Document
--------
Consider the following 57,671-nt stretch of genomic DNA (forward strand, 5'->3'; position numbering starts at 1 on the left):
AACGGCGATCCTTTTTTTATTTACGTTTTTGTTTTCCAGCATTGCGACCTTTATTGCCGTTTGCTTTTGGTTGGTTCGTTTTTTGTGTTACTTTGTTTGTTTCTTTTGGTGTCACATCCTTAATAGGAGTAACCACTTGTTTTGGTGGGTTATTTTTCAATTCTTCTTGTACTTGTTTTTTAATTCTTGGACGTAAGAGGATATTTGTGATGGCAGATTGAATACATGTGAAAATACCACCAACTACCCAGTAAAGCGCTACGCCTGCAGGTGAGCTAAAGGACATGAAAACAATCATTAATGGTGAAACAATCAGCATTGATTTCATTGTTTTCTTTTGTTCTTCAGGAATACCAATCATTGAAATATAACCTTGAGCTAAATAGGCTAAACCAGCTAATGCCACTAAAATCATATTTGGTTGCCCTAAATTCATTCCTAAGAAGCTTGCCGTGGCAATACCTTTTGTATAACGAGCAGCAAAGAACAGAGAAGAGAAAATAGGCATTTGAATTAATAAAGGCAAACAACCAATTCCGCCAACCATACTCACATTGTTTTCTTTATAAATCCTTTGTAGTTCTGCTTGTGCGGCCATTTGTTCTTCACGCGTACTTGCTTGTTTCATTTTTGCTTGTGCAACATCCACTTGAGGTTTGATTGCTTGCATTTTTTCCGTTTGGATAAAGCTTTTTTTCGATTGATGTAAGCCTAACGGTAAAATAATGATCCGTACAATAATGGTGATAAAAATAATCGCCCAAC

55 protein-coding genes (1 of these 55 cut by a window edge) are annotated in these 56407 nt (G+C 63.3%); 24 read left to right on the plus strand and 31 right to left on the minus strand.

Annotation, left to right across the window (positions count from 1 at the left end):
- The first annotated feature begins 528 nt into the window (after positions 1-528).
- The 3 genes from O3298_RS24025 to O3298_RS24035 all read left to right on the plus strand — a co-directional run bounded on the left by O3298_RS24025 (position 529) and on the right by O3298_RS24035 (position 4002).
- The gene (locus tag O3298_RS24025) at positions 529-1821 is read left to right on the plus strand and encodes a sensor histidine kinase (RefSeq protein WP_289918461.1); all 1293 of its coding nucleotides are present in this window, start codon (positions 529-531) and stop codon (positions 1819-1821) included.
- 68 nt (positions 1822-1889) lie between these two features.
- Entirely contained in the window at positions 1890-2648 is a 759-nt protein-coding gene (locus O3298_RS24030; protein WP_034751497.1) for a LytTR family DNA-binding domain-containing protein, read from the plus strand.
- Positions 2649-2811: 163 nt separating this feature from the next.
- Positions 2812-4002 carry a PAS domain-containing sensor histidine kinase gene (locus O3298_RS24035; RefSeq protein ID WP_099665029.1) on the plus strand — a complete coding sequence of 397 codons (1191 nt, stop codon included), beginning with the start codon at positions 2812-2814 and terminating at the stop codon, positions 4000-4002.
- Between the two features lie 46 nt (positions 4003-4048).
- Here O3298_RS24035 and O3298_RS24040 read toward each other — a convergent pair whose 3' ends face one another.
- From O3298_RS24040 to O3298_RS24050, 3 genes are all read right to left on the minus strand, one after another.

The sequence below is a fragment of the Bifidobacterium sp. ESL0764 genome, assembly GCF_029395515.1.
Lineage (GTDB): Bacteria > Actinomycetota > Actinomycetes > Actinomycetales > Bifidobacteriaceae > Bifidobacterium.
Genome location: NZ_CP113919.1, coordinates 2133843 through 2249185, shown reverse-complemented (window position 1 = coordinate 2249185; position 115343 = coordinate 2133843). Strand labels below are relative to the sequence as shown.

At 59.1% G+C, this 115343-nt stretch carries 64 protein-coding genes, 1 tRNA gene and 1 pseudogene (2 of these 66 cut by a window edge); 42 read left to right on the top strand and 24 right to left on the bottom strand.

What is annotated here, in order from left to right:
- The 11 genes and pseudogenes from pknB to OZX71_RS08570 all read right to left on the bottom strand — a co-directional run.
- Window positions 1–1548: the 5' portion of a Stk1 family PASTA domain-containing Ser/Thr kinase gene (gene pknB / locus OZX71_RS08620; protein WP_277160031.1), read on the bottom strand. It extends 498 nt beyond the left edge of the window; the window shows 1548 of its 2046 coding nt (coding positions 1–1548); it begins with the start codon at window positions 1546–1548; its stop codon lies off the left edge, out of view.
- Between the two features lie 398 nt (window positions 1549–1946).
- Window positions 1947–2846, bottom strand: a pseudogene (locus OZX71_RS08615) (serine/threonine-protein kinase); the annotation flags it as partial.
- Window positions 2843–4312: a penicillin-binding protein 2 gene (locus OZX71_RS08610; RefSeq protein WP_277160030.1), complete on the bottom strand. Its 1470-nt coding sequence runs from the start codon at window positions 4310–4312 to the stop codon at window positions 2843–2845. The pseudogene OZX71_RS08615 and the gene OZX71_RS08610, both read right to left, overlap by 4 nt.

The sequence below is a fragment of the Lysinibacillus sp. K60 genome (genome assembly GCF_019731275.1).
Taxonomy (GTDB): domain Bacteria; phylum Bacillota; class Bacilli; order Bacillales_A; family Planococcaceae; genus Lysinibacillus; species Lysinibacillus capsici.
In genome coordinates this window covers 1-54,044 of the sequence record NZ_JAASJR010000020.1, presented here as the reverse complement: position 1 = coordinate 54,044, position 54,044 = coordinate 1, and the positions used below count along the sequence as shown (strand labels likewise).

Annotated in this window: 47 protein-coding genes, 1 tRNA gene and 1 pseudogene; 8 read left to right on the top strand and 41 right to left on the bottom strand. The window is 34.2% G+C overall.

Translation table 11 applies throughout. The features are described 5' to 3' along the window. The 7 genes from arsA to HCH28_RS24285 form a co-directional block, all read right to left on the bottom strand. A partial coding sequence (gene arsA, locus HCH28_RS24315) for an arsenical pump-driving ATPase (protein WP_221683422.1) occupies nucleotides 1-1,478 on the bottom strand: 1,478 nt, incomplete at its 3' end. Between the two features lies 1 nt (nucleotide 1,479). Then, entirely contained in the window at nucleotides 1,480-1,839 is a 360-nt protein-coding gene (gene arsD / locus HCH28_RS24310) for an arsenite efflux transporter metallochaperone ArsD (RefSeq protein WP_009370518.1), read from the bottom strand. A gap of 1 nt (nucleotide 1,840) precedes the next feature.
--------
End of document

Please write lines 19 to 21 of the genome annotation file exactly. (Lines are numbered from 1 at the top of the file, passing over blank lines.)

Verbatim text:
What is annotated here, in order from left to right:
- The 11 genes and pseudogenes from pknB to OZX71_RS08570 all read right to left on the bottom strand — a co-directional run.
- Window positions 1–1548: the 5' portion of a Stk1 family PASTA domain-containing Ser/Thr kinase gene (gene pknB / locus OZX71_RS08620; protein WP_277160031.1), read on the bottom strand. It extends 498 nt beyond the left edge of the window; the window shows 1548 of its 2046 coding nt (coding positions 1–1548); it begins with the start codon at window positions 1546–1548; its stop codon lies off the left edge, out of view.